Last year, The Good Place left us with a cliffhanger almost terrifying in its inscrutability, thanks to Marc Evan Jackson’s delivery of a line that could have meant either the entire dissolution of a plan multiple episodes in the making, or the more merciful–and arguably more entertaining–outcome: that Shawn isn’t as mad as he may sound. Of course, fans have been theorizing for weeks on what Shawn’s cold, stern “Have a seat” could have meant for our characters’ future. Many thought Michael and the gang were toast; others rooted for the more “fun possibility” that Shawn would be impressed by the whole scheme, promote Michael and “increase his workload”; and still others predicted that Michael was being tortured by Shawn or that representatives from the Good Place are somehow manipulating everyone in the Bad Place (Shawn and Michael included).
Still, if The Good Place is at all the show we’ve come to know and love, it’ll flip the script again on us somehow, and in myriad ways. It’s entirely possible that Shawn is in fact torturing Michael by convincing him that he actually believes Michael’s universe is on its second attempt, and orchestrating an achingly long-term plan to extend a term of demon-on-demon-on-human torture. What seems more certain is that Vicky has indeed been framed and thwarted (quite brilliantly by Michael, who whispers “something-something Vicky something-something” into Janet’s ear, resulting in one of the most delightful lines of the episode as drunk Janet flawlessly repeats what’s said to her to a vexed Vicky). We’re still not fully able to trust that Michael feels true kinship for his four “friends,” but it was indeed heartwarming to see them leap up from the tracks and embrace the grinning, relieved-presenting demon at the end of the episode, after the train holding dozens of skeezy demons chugged away right above their bodies.
Even more dubious, now, and what seems like the show’s logical next problem, is the eventual fate of the humans who seem to think they’re in the Good Place. As indicated by Michael’s halfhearted smile, there’s guaranteed to be a letdown for them–nothing, as we know, can be that simple.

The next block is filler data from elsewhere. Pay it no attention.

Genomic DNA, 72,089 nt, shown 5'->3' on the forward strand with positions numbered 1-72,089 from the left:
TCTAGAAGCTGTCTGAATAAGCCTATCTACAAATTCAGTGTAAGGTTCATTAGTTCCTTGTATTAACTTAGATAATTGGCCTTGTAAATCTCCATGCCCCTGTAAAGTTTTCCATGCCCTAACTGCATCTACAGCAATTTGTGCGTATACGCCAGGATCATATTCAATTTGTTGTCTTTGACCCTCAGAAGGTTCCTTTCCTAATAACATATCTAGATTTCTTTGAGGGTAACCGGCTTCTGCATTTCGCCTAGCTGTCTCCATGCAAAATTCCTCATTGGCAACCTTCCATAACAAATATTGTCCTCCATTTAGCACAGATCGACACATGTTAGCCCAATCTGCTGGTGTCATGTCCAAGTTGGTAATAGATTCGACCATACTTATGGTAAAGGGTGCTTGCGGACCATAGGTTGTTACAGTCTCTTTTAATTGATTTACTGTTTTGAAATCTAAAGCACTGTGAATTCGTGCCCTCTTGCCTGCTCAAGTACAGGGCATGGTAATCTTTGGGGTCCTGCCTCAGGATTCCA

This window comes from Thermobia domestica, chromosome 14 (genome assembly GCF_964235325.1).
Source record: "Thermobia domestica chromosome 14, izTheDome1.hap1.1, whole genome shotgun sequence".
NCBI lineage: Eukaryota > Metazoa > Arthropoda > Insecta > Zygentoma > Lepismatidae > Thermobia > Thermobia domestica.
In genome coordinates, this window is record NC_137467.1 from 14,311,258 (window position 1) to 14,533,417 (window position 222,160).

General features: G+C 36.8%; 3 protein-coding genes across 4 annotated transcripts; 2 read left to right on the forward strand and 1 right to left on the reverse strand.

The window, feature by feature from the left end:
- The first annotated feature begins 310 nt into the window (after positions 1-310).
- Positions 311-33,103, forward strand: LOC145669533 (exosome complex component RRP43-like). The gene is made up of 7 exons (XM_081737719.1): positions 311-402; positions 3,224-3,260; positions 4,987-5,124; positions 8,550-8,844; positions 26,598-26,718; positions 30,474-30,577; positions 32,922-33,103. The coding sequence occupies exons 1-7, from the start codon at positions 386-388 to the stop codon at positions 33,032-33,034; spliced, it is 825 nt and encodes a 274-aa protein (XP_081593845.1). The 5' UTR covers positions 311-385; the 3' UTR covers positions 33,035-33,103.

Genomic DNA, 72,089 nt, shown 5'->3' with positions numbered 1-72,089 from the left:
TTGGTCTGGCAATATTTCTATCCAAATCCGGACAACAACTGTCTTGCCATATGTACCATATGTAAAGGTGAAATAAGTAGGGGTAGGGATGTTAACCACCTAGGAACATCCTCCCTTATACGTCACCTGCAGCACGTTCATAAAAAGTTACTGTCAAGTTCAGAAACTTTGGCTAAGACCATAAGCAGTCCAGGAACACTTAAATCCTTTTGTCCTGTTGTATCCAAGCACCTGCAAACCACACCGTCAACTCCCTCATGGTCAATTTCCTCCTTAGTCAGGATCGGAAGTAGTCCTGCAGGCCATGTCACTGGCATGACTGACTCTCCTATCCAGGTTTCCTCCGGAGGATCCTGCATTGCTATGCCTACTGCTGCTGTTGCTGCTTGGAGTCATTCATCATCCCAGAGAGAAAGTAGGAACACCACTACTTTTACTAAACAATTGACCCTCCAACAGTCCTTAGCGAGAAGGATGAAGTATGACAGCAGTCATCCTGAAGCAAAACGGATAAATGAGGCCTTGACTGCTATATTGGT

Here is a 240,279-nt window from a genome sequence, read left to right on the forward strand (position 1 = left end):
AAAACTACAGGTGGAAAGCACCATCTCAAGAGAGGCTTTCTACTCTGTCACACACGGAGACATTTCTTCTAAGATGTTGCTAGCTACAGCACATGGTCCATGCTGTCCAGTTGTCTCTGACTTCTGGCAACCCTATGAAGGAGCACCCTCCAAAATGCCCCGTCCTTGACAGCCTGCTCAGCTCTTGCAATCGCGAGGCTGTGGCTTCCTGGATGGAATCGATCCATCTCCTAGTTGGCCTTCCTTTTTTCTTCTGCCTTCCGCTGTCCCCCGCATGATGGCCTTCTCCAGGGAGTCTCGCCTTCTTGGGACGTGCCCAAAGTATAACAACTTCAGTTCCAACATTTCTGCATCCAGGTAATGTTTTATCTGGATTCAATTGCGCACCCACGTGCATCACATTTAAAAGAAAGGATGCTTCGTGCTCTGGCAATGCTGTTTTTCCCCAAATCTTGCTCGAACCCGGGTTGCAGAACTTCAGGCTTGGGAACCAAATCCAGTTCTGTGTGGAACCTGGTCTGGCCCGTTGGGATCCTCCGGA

Some of the more subtly genius moments of the show, of course, belonged to Danson, who has the ability to milk the script for all its multifaceted elements; for example, when Shawn is in Michael’s office, watching him explain to the Fab Four that they’re in the Bad Place, there’s just enough terseness in his voice to imply that he’s hiding some big truths from both Shawn and the humans. He plays it off well enough for Shawn not to become suspicious (perhaps, a side effect of his lack of emotion is that he can’t pick up on these hints through variations in the voice), and apparently well enough that the majority of the gang is actually convinced that he screwed them over.
And indeed, for all we know, that could still be true. But since this largely feel-good show has relied on some classic feel-good themes–forgiveness, empathy, compassion, the capacity for change and growth in the most unlikely places– to push its story forward and develop its characters, it could be that Michael’s now in the predicament that will redefine his entire existence as a demon. How will he get these poor saps to the Good Place that they, at this point, basically deserve? (If going through 800 iterations of hell and still being a decent person willing to make leaps into faith isn’t enough to get out of hell…) Or, is there yet another metaphysical reality like the Medium Place that Michael and the gang will have to escape to? Again, we’re taking a leap of/into faith, just as our players are, that this show will provide us plenty more shockers and surprises to sustain the rest of the season.
Season 2, Episode 7 (S02E07)
The Good Place airs Thursdays at 830PM on NBC
Emily Nuncio Schick | Contributor